December 29, 1997
Last week I shared the US Department of Energy Industrial Assessment Centers’ “Top Ten” list of low cost actions that would produce the greatest immediate impact as cost cutting measures by industry. (See NBL 6.24, in case you missed it.)
A number of readers were grateful, so I thought I’d rummage my list of lists for lists that are both useful individually and perhaps offer some additional insight in juxtaposition. (As you will see, these tend to be design criteria lists, rather than more implementation oriented lists like the Business Charter for Sustainable Development <http://www.iccwbo.org>; and the CERES Principles <http://www.ceres.org>;.)
So here they are, undigested food for thought, cryptic enough for plenty of new year’s musing. A do it yourself New Bottom Line. Please chew thoroughly before swallowing.
One certainty faced by business (not to mention government, and just folks) is uncertainty. Another is change. So these criteria for resilience — the ability of a system to response to change and maintain its integrity — offered by noted ecologist C. S. Hollings seem a good place to start:
Hardin Tibbs, in his seminal paper “Industrial Ecology – An Agenda for Environmental Management,” identified key ecosystem characteristics that could guide potential industrial ecosystems. Tibbs’ “Core Principles for Industrial Ecosystems” include:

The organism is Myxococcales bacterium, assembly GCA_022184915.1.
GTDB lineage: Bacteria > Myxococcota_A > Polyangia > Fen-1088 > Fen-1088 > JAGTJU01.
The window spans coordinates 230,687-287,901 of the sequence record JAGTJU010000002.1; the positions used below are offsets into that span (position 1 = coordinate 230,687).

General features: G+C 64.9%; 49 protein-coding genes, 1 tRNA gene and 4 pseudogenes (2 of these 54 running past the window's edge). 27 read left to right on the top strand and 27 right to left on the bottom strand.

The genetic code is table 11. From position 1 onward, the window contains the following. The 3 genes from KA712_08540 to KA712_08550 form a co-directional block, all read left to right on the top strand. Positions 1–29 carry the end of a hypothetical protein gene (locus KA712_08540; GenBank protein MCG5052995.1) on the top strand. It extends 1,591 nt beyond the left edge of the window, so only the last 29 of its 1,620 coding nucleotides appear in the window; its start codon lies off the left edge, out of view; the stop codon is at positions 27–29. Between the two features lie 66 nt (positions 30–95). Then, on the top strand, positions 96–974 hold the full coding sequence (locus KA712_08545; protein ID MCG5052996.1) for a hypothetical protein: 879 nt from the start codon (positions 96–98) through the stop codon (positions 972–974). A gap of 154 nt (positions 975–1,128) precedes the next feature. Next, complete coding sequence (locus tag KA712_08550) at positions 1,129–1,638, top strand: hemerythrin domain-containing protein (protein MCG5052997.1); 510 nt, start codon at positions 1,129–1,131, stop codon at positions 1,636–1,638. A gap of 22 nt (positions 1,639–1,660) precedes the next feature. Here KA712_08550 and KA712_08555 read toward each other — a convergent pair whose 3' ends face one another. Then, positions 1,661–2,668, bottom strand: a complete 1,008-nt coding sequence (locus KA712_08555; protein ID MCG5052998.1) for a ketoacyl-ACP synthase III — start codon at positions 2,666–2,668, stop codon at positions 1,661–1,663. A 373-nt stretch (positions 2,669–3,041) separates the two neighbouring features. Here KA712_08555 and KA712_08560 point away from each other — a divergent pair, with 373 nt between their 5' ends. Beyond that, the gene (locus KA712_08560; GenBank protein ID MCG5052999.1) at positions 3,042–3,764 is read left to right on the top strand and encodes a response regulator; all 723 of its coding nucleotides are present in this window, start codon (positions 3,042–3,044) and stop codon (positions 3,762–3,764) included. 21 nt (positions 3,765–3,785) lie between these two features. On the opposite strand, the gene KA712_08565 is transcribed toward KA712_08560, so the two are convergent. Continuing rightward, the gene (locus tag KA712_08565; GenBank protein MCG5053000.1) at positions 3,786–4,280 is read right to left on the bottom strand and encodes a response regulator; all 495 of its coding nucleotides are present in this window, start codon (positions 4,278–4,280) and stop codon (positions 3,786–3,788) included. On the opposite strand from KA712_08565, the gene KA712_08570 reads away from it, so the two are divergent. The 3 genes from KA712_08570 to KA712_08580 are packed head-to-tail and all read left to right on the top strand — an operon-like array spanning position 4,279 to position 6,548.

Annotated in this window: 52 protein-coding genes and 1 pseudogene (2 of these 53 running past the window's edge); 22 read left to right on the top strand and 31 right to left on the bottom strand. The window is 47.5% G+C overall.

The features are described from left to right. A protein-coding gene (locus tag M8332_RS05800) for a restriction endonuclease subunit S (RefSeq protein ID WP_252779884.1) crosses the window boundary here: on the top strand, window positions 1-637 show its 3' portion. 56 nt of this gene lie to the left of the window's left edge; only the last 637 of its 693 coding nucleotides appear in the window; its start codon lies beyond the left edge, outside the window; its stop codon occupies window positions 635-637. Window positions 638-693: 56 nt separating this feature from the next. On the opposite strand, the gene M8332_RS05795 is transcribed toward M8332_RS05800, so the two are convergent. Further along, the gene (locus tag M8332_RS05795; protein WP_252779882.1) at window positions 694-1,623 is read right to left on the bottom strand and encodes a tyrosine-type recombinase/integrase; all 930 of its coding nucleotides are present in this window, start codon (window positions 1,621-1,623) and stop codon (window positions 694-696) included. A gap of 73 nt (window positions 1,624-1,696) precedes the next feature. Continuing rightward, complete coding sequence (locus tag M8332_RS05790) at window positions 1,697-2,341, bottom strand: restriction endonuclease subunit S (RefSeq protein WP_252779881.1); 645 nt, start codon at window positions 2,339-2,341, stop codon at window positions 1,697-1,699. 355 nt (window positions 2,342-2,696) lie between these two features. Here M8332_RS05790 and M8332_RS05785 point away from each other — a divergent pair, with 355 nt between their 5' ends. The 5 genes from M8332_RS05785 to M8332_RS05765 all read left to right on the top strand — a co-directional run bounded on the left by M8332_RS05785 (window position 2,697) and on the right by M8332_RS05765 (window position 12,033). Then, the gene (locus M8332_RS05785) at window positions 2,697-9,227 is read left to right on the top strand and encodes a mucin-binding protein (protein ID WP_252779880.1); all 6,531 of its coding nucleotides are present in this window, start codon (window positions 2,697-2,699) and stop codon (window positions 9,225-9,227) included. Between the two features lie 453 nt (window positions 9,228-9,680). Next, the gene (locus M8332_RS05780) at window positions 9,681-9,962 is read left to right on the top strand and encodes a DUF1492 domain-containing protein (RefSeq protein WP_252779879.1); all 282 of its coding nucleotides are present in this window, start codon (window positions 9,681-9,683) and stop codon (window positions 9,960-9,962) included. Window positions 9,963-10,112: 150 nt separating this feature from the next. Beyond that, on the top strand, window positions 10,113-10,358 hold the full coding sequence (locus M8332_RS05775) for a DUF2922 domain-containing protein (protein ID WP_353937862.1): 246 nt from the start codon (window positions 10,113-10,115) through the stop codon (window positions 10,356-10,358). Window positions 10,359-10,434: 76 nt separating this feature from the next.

Tibbs went on to suggest a program of transition for industrial society that focused on:
Living Machine inventor Dr John Todd and industrial engineer Dr Douglas Holmes took their own look at industrial ecosystem design criteria in 1995:
The Natural Step program’s four “system conditions” (which we’ve written about often in NBL) suggest that for there to be a sustainable society+ecosphere:
(I’m inclined to add a fifth: Any ecologically sustainable solutions had better be economically viable, or they’re not likely to be widely adopted.)
In a recent design seminar with University of California engineering students, I identified yet another collection of “Industrial Ecology Design Principles” that clustered under three main themes:
William McDonough, designer and Dean of Architecture at the University of Virginia reduces it all to a simple and elegant formulation:
(In recent talks McDonough has added one more extremely powerful criterion, ascribed to Curitiba mayor Jaime Lerner: Love all the children.)
Finally, here are a simple few that seem to keep showing up on my personal radar:
And what continues to resonate as the central business proposition for the 21st century:
More value. Less stuff.
Your challenge: put these lists to work.